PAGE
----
Happy ending for Rumanian refugee, as choir tours homeland.


In 1984 after 9 years of struggling to gain refugee status during the horrific reign of Romania’s Ceauceascu, Mihaly Peter escaped to Austria. Already a trained and experienced church musician, he was accepted 8 months later as a political refugee by Canada, arriving in Toronto in August, 1985. For 6 years he worked at all kinds of jobs trying to sponsor his wife and children for immigration, but with no success. While in Toronto, he was hit by a car and lay an invalid for 8 months, losing all hope for his future and for again seeing his family, who by this time thought he was dead. In time, he moved toVictoria and was encouraged by a friend to en- rol in the School of Music at UVic in1997. In 2000, revitalized by music and as- sisted by a number of Victoria insti-tutions, notably the Victoria Catholic Diocese, Mihaly was able return to his homein Transylvania and be re-united with his fam- ily for Christmas holidays. He hadjoined the UVic Chamber Singers and dreamed of one day singing with them in hishomeland. Upon graduation, and with a gen- erous grant from UVic, he joinedPrima Youth Choir on their concert tour of South East Asia. It was from this ex-perience that the idea of a choir tour in 2004 to his homeland began to emerge. In2003, Mihaly was accepted at the Pontifical Institution for Sacred Music at theVatican and from there began the long interna- tional task of planning a tour.

After a year of intense organizingwithConductorBruceMore,PrimaY outh Choir with guitarist Alexander Dunnhas just completed the tour of Mihaly’s dreams. Beginning in Budapest, Hungary on April 26 and traversing Romania & Bugaria to end in Istanbul on May 9, the primarily Transylvania-focussed tour was, as Bruce describes it: “a magic carpet ride to some of the most beautiful country and exquisite cathedrals in the world.” Far from the cloying tourist centers of Europe and the English language, the singers were treated to great hospitality and ecstatic audience reaction to their art by hosts ranging from local church parishes to civic and musical organizations of the cities and villages where they performed.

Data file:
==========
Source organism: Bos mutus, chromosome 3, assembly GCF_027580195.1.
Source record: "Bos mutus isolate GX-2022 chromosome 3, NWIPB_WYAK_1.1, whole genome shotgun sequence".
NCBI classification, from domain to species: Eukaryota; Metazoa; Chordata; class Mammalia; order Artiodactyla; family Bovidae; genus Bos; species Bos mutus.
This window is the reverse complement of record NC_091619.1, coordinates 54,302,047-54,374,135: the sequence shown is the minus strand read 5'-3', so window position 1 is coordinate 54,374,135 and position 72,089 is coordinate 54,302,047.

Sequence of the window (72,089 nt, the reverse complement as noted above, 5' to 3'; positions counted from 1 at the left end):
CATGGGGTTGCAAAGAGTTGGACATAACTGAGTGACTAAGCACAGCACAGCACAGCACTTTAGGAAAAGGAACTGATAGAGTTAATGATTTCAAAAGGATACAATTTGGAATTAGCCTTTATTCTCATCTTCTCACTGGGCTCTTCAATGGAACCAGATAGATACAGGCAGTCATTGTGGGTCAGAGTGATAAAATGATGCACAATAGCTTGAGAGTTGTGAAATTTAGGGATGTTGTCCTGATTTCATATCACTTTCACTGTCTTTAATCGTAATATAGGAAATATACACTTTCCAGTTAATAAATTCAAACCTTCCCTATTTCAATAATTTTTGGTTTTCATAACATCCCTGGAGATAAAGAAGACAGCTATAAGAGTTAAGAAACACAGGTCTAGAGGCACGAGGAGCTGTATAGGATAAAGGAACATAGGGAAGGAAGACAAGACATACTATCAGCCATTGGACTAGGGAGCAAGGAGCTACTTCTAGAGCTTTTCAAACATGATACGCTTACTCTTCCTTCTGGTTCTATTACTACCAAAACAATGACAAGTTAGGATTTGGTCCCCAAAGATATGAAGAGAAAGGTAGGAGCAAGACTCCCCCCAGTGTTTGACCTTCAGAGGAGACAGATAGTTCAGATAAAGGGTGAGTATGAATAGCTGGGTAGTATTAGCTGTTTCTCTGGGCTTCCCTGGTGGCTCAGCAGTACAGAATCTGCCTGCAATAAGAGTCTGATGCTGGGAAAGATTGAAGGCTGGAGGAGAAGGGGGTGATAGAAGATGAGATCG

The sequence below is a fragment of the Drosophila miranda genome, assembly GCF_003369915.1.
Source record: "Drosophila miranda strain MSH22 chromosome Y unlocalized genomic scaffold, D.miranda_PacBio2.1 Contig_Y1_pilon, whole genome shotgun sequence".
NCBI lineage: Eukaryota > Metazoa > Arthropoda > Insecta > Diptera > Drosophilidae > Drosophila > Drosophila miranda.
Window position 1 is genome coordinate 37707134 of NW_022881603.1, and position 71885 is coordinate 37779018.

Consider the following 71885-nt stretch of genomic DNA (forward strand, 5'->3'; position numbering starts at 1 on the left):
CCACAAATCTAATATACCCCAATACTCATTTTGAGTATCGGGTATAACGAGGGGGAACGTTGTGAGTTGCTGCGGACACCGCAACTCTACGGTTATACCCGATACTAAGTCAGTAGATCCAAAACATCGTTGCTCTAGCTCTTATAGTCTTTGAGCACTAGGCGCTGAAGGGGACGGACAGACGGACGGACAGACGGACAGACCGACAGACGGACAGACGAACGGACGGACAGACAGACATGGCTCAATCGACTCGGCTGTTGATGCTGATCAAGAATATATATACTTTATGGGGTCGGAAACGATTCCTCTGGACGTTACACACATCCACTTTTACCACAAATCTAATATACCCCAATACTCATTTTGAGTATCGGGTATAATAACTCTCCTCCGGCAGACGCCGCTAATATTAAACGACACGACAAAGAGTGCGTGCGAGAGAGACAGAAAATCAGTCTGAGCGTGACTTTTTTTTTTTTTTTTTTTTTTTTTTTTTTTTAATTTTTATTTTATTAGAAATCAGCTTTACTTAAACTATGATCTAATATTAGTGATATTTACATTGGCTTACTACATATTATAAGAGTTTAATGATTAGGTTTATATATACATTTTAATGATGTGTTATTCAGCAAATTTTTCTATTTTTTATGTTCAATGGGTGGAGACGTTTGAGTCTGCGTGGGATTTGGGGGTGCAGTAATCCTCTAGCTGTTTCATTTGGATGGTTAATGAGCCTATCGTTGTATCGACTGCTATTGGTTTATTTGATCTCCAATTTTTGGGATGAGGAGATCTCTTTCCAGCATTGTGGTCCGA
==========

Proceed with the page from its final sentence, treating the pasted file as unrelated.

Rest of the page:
From the 15 concerts and over 5000 people who heard the choir, the most memorable include a service/concert at the parish church in Suseni, near Gheorgheni. This was a reunion with hundreds of former villagers who had fled Rumania during the communist years. Over 2000 people, many in traditional costume, came to celebrate this heartfelt homecoming. In Isperih, Bulgaria, Prima shared a concert with local choirs and dancers including a world-class Bulgarian dance troupe. On the last night of the tour, sponsored by a major Turkish bank, the choir performed at a stunning cathedral in Istanbul to a large and enthusiastic audience, capping the tour with a promised DVD of the event. The standout location, however, was the visit to Mihaly’s ancestral home in the tiny village of Godemesterhaza (Stinceni). Singing, dancing and a barbecue (including local caraway brandy!) with the villagers was a moving climax to Mihaly’s homecoming.

Unfortunately there were some incidents of elaborate scams at restaurants, bazaars & elsewhere. For example, on arrival in Istanbul late at night, the bus was led in circles by a scam artist who wanted to transport the baggage to the hotel. The tour disaster was the theft of a wallet containing the passport of one of the singers, during a concert in Bulgaria. Through the extreme generosity of 2 attending US Peace Corps workers, she was taken to Sofia to get another passport, but it took an entire week (during which the rest of the choir was in Istanbul) before she was able to get the document and return home.